Shame (耻) and Guilt (罪) and the American Way
A student in my Confucian Virtue Ethics class today asked an interesting question about modern American culture in the context of ancient Confucianism. Specifically, he wanted to know if American culture was in any way a “shame” (ch’ih) culture (as the ancient Chinese culture was), or if it was primarily a “guilt” (tsui) culture.
The question came up as a result of our discussion of the concept of cheng (correction, governing). According to the Confucian, cheng is preferably achieved through internal shame on the part of a person who believes that he/she has failed to live up to a standard of living put forward by a given exemplar. So cheng in this case is “positive” and refers back to the importance of “modeling” within the Confucian philosophy as the method to effective behavior modification. On the other hand, there’s a negative aspect of cheng, which refers more to legal rules and frameworks. So, when shame doesn’t work, the law steps in and forces people to submit to some standard of behavior. The central analect is probably 2.3:
The Master said, “If the people be led by laws, and uniformity sought to be given them by punishments, they will try to avoid the punishment, but have no sense of shame. “If they be led by virtue, and uniformity sought to be given them by the rules of propriety, they will have the sense of shame, and moreover will become good.”
From here the basic distinction between shame and guilt is easy to see:
1. Shame is reliant upon an internal correction mechanism that utilizes the “internalization” of the other within oneself. So if you feel shame, it’s really the “presence” of some significant other within you that makes you feel bad. Shame, it is argued, results from a transgression against the kinds of ritual action that are constitutive of relational frameworks. So, if ritual X is a proper component that structures part of how fathers and sons meaningfully exemplify their roles towards one another, a failure to properly give X its due in the proper situation should result in shame, which is the voice of the other that you have let down.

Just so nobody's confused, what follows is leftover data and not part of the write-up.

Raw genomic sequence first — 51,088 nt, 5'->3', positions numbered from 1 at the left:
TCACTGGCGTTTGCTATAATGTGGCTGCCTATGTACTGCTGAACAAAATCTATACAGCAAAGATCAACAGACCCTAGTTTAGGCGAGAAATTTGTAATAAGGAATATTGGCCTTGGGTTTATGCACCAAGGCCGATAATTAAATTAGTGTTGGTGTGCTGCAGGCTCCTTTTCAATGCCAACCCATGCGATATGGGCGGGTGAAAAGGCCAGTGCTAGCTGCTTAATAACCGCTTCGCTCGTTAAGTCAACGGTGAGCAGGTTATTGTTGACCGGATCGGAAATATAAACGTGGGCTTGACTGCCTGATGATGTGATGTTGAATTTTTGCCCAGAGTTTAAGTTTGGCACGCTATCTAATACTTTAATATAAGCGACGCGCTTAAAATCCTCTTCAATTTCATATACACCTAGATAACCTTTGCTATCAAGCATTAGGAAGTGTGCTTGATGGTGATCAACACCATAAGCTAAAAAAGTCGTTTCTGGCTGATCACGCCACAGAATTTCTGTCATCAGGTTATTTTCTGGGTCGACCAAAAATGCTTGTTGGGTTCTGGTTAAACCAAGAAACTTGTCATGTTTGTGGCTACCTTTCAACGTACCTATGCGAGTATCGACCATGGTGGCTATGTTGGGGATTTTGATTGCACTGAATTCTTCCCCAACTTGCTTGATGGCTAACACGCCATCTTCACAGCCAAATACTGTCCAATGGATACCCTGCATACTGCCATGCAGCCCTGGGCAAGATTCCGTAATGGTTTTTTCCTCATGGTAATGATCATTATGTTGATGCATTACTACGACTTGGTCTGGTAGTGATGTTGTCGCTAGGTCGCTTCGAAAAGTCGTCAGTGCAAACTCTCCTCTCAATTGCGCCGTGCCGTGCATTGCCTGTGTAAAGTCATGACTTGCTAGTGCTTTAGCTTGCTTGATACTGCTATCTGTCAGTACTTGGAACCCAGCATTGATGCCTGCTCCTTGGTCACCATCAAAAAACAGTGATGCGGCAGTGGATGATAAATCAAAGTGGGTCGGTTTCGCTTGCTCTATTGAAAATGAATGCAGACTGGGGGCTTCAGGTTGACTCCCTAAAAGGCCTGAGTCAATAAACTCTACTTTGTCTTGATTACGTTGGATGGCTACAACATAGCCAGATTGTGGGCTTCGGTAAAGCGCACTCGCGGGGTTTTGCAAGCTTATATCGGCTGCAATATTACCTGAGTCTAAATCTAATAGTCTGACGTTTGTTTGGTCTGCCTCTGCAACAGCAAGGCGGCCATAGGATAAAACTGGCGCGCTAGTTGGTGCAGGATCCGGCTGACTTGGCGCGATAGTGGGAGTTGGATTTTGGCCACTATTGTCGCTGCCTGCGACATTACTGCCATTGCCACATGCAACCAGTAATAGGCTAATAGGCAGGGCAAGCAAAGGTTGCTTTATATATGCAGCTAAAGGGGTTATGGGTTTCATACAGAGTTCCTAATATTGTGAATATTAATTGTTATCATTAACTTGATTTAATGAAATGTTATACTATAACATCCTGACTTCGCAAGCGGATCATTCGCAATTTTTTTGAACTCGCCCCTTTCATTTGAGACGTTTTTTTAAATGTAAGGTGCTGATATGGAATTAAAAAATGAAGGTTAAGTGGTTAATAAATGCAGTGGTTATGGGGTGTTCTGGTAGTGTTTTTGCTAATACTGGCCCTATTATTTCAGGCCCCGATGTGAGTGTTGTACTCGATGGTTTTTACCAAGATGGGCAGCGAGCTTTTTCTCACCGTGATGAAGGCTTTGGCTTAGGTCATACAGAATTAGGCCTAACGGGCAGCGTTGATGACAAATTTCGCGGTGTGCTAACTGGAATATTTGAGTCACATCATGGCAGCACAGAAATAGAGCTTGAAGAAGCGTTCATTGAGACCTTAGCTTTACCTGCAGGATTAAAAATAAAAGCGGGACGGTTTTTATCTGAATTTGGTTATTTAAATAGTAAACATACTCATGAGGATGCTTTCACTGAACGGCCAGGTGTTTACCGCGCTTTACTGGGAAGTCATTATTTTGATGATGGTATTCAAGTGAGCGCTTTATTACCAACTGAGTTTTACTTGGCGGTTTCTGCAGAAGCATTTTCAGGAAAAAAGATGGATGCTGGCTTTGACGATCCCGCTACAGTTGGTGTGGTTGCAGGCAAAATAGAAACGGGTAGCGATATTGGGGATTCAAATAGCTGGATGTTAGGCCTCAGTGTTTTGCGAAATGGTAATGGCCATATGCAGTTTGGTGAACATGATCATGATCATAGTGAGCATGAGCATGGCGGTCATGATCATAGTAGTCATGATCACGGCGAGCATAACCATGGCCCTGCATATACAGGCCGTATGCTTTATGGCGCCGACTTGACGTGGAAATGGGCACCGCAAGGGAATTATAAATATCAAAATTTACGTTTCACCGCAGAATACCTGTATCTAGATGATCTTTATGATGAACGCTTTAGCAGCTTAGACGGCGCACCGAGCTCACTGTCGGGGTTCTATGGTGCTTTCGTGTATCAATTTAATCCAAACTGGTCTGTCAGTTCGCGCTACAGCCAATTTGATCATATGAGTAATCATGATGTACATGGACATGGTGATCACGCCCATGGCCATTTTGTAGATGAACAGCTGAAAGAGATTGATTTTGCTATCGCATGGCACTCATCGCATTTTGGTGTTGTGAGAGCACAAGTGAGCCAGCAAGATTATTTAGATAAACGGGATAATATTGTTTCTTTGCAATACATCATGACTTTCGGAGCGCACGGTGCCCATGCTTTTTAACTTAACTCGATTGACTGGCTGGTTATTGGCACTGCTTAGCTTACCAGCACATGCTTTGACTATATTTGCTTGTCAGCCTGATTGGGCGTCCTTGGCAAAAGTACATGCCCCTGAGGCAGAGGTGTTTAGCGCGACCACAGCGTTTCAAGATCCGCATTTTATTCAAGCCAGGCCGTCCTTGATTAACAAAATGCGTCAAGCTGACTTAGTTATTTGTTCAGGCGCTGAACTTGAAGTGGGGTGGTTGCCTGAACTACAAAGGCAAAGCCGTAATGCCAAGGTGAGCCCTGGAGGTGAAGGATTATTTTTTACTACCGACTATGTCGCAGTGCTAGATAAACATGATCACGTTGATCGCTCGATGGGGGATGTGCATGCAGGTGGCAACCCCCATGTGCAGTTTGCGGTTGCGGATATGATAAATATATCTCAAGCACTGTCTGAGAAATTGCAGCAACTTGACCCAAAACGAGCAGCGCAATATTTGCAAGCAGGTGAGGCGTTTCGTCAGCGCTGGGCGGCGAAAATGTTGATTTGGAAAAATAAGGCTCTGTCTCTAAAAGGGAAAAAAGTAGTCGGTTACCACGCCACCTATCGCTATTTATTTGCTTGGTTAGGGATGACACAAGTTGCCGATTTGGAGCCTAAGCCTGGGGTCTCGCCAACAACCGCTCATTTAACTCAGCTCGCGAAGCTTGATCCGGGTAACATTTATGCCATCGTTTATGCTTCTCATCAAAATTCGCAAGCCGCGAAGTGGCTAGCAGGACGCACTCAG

2. Guilt is different, and relies upon an internal correction mechanism that stems from a recognition that one has transgressed against a law. So you might feel guilty that you blew the red light, or that you violated the ten commandments, or the categorical imperative (or whatever). So it doesn’t have to be legal in nature; instead, guilt simply refers to a feeling stemming from the recognition of the transgression against an external standard that compels one to submit. Thus guilt does not involve the internalization of any specific “others” to generate the corrective feeling.
From this perspective, shame is a clearly a device that requires a notion of community in the idea of “wrong”, whereas guilt is not clearly so reliant, as it relies merely upon a submission to laws and rules as opposed to rituals. Your direct relationship is to rules, not to people.
In any case, my student’s question is a good one. Given the fact that in American culture we don’t have a high level of respect for (a) the communal nature of the self, nor for (b) ritualistic ways of understanding our identities, how prevalent within American culture is shame as a corrective device? Is guilt the primary corrective element in behavior modification in our culture?
Personally, it seems clear to me that American culture contains shame as a method of cheng, but I seriously doubt that it is as prevalent as it was in ancient China (or maybe even modern China). It does seem that guilt does the heavy lifting. If this is true, however, what is the cause of the difference? Is it the rejection of (a) and (b) and the embrace of the modern autonomous picture of the self?